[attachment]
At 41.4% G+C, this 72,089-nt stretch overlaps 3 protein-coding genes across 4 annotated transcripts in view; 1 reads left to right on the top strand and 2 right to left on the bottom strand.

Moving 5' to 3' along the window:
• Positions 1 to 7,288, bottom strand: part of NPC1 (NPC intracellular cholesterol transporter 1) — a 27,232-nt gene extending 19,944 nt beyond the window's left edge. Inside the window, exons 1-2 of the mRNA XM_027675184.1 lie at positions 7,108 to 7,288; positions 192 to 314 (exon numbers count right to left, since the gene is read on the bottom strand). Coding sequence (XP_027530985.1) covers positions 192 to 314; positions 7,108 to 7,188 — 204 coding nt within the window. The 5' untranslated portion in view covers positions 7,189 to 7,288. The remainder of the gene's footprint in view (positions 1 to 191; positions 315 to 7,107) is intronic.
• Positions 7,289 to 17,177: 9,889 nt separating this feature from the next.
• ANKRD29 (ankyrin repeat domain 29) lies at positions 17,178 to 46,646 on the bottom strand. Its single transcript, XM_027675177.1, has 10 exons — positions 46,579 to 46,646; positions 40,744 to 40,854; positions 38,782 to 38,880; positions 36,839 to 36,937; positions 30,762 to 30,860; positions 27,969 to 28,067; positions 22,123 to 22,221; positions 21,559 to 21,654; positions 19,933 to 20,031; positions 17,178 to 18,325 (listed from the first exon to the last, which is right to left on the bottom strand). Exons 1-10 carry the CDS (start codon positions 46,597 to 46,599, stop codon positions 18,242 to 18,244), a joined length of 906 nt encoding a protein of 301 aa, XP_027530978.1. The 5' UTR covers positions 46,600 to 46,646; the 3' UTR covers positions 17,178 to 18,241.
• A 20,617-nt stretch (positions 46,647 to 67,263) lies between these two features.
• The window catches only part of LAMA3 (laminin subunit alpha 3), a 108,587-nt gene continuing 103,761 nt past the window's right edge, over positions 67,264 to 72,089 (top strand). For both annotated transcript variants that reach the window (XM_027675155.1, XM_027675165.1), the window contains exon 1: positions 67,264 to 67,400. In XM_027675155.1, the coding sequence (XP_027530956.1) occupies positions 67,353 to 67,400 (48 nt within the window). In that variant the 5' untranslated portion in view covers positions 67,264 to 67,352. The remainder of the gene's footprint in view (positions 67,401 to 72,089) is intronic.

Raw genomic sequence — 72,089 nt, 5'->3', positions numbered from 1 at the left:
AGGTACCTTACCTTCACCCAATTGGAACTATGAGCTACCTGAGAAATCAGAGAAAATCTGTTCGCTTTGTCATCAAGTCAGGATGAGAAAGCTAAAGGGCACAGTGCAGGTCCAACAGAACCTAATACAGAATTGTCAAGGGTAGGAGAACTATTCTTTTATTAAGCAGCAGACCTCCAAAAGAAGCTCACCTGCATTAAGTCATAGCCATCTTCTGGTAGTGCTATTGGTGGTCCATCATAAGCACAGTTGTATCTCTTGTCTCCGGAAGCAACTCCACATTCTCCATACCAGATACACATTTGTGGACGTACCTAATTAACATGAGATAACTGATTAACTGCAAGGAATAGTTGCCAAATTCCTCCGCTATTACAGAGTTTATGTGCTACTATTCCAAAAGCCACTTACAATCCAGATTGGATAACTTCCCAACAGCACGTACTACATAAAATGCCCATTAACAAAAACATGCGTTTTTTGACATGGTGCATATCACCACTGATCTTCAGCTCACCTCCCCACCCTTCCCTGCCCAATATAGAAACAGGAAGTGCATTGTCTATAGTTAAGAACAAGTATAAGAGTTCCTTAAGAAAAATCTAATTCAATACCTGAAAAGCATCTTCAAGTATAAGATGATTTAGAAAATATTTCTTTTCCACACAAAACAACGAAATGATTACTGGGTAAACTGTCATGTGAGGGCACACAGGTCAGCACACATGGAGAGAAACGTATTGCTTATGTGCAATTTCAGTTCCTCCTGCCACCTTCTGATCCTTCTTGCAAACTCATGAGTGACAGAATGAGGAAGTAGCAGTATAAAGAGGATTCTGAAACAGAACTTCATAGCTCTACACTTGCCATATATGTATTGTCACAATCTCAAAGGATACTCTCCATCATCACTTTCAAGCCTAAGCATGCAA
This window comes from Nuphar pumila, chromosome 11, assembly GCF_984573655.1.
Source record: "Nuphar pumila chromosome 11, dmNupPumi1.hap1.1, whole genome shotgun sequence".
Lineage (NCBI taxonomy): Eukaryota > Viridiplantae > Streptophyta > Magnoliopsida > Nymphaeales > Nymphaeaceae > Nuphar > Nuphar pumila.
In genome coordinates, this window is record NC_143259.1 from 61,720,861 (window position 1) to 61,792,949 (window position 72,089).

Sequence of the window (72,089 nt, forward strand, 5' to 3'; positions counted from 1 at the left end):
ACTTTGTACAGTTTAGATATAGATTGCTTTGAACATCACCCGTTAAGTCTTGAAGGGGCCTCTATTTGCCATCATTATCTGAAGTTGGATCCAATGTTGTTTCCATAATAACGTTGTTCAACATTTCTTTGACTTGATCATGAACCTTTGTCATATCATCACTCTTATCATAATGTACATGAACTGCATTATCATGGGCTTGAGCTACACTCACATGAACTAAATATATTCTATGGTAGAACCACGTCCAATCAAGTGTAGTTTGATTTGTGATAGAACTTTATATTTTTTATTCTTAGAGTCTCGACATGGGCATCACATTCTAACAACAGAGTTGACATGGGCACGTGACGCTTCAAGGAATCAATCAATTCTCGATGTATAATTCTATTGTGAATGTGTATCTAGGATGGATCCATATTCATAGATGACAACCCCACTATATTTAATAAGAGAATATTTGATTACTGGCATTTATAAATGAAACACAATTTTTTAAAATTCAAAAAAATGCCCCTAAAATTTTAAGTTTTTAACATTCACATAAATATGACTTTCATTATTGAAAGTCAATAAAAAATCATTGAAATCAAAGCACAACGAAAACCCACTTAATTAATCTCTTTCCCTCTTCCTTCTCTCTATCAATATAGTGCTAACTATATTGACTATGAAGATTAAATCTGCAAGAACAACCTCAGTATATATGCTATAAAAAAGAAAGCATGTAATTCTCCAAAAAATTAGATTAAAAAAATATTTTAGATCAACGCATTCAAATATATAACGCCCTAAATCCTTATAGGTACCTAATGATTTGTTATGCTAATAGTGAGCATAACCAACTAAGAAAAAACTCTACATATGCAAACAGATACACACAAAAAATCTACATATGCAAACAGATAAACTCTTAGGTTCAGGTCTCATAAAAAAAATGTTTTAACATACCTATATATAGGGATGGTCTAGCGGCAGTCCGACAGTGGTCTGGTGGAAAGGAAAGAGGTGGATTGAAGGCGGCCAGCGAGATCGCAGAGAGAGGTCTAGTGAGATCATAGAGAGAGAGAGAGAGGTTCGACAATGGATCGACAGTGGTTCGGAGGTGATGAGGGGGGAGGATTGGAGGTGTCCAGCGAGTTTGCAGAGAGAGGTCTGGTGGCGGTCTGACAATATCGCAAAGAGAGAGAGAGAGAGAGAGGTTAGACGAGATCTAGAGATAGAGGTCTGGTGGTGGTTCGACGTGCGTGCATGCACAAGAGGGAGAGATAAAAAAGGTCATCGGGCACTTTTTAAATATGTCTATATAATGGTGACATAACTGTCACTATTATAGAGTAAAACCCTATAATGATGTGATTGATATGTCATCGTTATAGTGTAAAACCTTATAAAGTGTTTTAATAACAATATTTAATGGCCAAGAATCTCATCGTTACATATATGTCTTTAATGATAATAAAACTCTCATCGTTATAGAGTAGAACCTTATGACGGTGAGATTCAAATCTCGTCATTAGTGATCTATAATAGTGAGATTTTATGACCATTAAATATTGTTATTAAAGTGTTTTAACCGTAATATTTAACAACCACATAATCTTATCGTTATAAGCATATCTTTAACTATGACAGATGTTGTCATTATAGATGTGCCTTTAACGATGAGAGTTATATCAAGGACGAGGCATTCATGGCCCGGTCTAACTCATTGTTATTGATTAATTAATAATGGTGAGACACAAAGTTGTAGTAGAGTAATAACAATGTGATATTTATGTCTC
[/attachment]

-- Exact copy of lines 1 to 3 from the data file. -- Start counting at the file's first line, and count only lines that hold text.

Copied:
At 41.4% G+C, this 72,089-nt stretch overlaps 3 protein-coding genes across 4 annotated transcripts in view; 1 reads left to right on the top strand and 2 right to left on the bottom strand.

Moving 5' to 3' along the window:
• Positions 1 to 7,288, bottom strand: part of NPC1 (NPC intracellular cholesterol transporter 1) — a 27,232-nt gene extending 19,944 nt beyond the window's left edge. Inside the window, exons 1-2 of the mRNA XM_027675184.1 lie at positions 7,108 to 7,288; positions 192 to 314 (exon numbers count right to left, since the gene is read on the bottom strand). Coding sequence (XP_027530985.1) covers positions 192 to 314; positions 7,108 to 7,188 — 204 coding nt within the window. The 5' untranslated portion in view covers positions 7,189 to 7,288. The remainder of the gene's footprint in view (positions 1 to 191; positions 315 to 7,107) is intronic.